Boron is not as flashy as gold, nor as elusive as rare earth metals, and not as well-known as copper, but it is an important industrial metal nonetheless. In fact, a recent article on phys.org calls it the “unsung hero of the periodic table” and says that to call boron boring is a mistake. Boron is very versatile because it easily accepts electrons from other elements to form many interesting compounds with both metals and non-metals. Boron is primarily used in glass and ceramics, but it is also used to make smartphones, flat screen TVs, and neodymium magnets. Boron is also used to prepare detergents, buffer solution, insecticides, insulation and semiconductors. Read the article to learn why scientists are investigating boron as a source of energy, as an energy carrier, and for heat conservation.
Boron doesn’t occur in nature in an elemental state but combines with oxygen and other elements to form boric acid, or inorganic salts called borates. According to the U.S Geological Survey 2017 Boron Mineral Commodity Summary, boron compounds, chiefly borates, are commercially important; boron products are priced and sold based on their boric oxide content (B2O3), varying by ore and compound and by the absence or presence of calcium and sodium. The four borate minerals— colemanite, kernite, tincal, and ulexite—make up 90% of the borate minerals used by industry worldwide.
Most borate is mined in Turkey, the United States, and South America. In the U.S., Borax, a part of Rio Tinto, operates California’s largest open-pit mine and the largest borax mine in the world, producing nearly half the world’s borates, according to the company’s web site. Borate deposits were discovered in 1872. Originally, the ore was hauled out using twenty mule teams. The current open pit in the Mojave Desert began as an underground mine in 1927, and Boron Operations was converted to a surface mine in the late 1950s.
The web site Mining Geology HQ offers the following tips on finding borate deposits:
- The right rocks: Find a Cenozoic suite (the more recent the better) of non-marine, fine-grained sediments and tuffs in an arid environment with known historic hydrothermal activity. Existing hot springs and epithermal deposits in the area are a good sign you’re in the right neighborhood.
- Chemistry data: Soil, rock chip and groundwater geochemical surveys have proven successful in identifying prospective areas for borate occurrences. Pathfinders include: strontium, arsenic, and lithium, not to mention boron itself. In Asian borate skarn deposits, beryllium has been used successfully as a pathfinder.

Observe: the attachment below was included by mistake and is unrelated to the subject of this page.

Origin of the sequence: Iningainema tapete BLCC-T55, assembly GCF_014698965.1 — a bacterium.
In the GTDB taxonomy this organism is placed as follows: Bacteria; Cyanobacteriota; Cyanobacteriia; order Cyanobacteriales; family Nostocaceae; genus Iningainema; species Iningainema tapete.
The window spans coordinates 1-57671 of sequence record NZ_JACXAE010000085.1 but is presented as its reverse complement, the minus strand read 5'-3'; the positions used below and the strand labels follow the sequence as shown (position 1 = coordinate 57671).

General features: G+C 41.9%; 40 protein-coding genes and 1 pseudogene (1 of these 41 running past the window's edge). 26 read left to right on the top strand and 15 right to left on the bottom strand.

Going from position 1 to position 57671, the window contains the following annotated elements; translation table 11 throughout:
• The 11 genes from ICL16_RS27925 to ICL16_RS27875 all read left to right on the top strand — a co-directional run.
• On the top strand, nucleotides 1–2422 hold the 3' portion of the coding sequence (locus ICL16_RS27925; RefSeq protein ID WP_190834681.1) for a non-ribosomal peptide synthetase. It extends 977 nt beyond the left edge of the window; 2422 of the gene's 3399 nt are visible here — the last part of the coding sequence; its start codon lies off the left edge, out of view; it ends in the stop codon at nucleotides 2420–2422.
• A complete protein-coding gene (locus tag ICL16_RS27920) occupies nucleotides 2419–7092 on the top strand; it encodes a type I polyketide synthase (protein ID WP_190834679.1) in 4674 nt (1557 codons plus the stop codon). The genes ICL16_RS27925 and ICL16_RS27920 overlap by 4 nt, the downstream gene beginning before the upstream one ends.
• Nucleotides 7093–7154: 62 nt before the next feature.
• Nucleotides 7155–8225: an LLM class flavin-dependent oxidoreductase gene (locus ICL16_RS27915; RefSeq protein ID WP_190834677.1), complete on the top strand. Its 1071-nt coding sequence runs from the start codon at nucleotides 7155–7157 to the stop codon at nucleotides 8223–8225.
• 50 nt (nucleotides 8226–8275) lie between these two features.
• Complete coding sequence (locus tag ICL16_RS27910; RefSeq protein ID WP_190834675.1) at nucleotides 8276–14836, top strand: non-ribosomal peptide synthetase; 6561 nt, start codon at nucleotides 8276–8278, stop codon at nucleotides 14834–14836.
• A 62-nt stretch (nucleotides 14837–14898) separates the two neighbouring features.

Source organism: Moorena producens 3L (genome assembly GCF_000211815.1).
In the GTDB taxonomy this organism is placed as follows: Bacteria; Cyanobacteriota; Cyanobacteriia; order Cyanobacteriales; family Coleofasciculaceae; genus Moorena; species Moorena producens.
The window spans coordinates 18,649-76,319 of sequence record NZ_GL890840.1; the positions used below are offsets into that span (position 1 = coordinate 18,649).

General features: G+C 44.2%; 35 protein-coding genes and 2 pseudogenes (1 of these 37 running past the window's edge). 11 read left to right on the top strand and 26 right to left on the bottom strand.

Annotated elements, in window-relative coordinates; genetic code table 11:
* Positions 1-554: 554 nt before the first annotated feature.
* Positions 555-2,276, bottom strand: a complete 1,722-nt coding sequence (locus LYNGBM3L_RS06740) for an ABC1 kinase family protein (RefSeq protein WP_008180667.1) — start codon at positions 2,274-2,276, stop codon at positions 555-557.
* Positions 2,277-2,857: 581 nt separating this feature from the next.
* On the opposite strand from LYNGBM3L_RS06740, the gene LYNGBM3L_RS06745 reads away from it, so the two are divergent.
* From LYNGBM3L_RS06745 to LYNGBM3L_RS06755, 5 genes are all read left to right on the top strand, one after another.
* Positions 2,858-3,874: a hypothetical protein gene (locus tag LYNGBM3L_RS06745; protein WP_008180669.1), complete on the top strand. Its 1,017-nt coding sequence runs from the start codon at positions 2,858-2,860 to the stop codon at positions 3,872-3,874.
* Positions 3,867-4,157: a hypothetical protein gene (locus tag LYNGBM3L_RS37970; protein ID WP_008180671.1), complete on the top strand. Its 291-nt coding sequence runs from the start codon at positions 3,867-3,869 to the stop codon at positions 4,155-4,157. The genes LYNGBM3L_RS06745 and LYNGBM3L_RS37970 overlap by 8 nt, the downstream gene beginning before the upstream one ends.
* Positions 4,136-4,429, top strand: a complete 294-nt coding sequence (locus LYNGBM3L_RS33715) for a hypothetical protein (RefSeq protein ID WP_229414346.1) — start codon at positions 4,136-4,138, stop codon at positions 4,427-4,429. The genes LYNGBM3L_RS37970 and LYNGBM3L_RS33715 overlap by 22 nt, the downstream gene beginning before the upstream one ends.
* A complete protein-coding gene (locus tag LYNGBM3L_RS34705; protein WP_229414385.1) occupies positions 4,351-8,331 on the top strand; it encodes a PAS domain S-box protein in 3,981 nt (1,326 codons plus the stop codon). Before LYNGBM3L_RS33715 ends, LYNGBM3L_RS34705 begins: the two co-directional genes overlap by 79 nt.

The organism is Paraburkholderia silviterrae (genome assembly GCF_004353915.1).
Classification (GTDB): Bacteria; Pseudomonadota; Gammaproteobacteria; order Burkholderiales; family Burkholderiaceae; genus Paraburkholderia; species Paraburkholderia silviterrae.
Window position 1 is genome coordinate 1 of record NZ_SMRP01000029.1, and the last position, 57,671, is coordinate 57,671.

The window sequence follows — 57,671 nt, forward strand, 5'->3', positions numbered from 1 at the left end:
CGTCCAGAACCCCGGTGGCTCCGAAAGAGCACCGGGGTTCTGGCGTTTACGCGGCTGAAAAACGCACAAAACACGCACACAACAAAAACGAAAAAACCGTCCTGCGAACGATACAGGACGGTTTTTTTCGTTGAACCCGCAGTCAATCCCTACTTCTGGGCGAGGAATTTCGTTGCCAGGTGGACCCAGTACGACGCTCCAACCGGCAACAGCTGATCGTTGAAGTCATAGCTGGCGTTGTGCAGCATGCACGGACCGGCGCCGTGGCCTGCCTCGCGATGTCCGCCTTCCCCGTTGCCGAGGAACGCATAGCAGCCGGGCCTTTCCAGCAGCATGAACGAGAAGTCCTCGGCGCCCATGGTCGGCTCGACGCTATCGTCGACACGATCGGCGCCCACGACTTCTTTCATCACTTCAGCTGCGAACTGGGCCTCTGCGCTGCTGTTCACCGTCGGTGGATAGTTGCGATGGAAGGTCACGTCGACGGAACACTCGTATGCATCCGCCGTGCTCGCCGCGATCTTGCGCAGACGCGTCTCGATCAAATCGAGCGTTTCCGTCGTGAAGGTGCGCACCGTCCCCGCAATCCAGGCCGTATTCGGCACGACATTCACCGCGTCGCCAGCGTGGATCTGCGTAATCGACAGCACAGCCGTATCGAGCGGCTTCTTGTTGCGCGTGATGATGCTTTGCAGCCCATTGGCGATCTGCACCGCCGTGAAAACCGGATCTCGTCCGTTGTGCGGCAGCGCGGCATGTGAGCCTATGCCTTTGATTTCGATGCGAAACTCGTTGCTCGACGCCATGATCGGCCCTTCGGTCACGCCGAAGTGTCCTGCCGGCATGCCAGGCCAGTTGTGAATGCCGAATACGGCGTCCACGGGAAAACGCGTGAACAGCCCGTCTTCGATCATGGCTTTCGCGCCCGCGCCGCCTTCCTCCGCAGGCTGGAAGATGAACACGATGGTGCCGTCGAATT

- Remote sensing data such as Thematic Mapper (TM) bands can indicate the presence of ulexite in soils otherwise obscured by halite as is common in salar-type deposits. This method has proven effective in salars of South America in the late 1980s.
- Hunt in elephant country, just under cover: It’s probable there are proximal deposits in established districts that are under cover. As is common with major mining companies, once a multi-decade reserve has been identified, there is little appetite for continued exploration resulting in poor near mine exploration and prospects being under-explored or shelved indefinitely.
- Try somewhere new: Less explored regions of the globe such as central and western Asia, North and East Africa, Australia, and northwestern Mexico are likely areas for further investigation.
- Geophysics first, then drill: Gravity, magnetic, and seismic surveys won’t directly find borates but can provide indications of depth to basement, sedimentary sequence thickness, and most importantly structural information. These are all important aspects to understand the potential for the presence of a borate deposit.
Geochemical analysis can be easily obtained using portable X-ray fluorescence (XRF) analyzers in a variety of applications. XRF (X-ray fluorescence) is a non-destructive analytical technique used to determine the elemental composition of materials. XRF analyzers determine the chemistry of a sample by measuring the fluorescent (or secondary) X-ray emitted from a sample when it is excited by a primary X-ray source. Each of the elements present in a sample produces a set of characteristic fluorescent X-rays (“a fingerprint”) that is unique for that specific element, which is why XRF spectroscopy is an excellent technology for qualitative and quantitative analysis of material composition. Learn more about geochemical mapping with XRF.